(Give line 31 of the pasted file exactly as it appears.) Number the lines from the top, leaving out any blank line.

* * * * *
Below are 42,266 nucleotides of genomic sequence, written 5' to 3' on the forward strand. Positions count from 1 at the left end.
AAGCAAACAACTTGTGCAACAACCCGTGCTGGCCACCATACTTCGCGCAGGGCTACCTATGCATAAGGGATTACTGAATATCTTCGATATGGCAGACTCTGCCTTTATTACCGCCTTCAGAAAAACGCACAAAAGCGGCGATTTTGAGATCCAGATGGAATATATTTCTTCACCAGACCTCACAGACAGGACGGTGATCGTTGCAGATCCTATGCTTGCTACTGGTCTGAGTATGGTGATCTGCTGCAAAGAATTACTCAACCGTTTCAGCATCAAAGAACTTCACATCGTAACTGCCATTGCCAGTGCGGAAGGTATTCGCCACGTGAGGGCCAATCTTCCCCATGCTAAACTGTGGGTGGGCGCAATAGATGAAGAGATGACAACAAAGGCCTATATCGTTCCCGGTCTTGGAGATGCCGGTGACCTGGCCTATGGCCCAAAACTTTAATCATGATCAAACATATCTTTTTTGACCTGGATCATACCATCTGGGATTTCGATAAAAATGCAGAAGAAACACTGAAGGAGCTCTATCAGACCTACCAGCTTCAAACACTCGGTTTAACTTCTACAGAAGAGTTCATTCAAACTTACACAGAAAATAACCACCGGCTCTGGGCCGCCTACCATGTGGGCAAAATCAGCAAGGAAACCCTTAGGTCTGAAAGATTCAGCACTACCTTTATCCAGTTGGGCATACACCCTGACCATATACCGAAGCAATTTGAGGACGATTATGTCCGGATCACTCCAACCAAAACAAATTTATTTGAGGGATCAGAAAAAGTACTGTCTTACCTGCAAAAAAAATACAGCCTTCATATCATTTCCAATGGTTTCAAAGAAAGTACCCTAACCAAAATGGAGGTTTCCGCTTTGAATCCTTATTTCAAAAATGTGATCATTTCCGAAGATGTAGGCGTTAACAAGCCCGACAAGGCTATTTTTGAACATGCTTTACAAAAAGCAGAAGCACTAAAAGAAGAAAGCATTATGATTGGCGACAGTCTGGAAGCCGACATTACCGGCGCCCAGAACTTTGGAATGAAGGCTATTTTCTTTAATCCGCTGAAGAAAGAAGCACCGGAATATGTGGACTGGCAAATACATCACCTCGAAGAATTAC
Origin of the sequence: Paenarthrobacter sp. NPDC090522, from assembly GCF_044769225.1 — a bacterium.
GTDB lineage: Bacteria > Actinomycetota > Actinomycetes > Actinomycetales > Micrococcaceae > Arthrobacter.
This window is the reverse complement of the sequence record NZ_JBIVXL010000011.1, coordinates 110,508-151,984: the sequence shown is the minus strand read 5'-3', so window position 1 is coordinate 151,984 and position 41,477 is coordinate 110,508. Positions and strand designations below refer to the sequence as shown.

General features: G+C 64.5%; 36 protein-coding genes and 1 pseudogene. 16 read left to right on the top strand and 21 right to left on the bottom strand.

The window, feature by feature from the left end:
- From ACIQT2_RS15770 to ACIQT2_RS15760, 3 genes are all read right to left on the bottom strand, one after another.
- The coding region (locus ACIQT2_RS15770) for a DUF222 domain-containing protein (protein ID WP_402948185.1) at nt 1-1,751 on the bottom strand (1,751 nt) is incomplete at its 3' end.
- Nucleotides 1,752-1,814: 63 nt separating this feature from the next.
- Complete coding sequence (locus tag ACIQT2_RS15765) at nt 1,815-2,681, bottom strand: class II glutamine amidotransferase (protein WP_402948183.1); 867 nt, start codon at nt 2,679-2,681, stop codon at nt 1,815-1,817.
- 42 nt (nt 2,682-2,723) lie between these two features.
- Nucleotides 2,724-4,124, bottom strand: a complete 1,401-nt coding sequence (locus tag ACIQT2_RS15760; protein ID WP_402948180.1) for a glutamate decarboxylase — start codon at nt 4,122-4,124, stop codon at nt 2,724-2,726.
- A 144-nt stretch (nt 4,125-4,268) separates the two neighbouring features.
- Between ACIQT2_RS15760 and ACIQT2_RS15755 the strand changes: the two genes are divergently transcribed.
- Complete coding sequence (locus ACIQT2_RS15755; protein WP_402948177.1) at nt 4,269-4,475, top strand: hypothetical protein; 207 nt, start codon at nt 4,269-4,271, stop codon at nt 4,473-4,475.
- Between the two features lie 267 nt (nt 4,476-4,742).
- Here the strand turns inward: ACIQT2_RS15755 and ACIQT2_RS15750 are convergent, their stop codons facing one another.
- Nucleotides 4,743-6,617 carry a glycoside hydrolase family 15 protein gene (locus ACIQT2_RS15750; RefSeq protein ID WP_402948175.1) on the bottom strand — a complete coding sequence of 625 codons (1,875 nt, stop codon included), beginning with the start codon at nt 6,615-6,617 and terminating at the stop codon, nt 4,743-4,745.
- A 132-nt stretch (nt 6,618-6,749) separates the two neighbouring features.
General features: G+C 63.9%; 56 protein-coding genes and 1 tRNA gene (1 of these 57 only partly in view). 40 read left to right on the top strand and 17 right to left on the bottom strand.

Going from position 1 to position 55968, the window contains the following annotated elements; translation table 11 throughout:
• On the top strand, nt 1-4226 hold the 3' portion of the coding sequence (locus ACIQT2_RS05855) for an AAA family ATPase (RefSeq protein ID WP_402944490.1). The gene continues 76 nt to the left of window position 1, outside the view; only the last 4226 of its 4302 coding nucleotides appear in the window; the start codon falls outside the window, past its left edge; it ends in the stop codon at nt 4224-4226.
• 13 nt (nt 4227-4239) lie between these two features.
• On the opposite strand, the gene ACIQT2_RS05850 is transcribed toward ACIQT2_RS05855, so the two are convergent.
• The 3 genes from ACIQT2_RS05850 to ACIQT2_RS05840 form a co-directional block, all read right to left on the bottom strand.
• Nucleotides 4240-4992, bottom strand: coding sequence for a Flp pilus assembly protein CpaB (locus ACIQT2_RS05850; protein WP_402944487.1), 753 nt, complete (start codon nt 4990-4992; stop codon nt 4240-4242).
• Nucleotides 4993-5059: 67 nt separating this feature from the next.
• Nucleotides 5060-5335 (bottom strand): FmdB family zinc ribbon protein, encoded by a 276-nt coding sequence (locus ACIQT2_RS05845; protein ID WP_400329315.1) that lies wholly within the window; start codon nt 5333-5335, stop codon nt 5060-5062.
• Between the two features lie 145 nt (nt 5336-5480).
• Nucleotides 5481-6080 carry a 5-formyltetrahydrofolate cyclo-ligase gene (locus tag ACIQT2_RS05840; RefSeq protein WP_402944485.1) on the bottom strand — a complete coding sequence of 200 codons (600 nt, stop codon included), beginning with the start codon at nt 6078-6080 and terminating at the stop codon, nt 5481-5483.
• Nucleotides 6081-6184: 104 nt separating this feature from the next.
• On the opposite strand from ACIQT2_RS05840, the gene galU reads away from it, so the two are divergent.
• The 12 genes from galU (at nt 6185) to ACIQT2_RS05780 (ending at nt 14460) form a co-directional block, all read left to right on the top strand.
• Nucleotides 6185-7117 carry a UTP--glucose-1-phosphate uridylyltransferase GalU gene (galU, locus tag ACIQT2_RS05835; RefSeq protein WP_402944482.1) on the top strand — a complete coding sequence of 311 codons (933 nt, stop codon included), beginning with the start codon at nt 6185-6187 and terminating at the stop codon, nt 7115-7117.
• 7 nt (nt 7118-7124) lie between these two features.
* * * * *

• Nucleotides 5481-6080 carry a 5-formyltetrahydrofolate cyclo-ligase gene (locus tag ACIQT2_RS05840; RefSeq protein WP_402944485.1) on the bottom strand — a complete coding sequence of 200 codons (600 nt, stop codon included), beginning with the start codon at nt 6078-6080 and terminating at the stop codon, nt 5481-5483.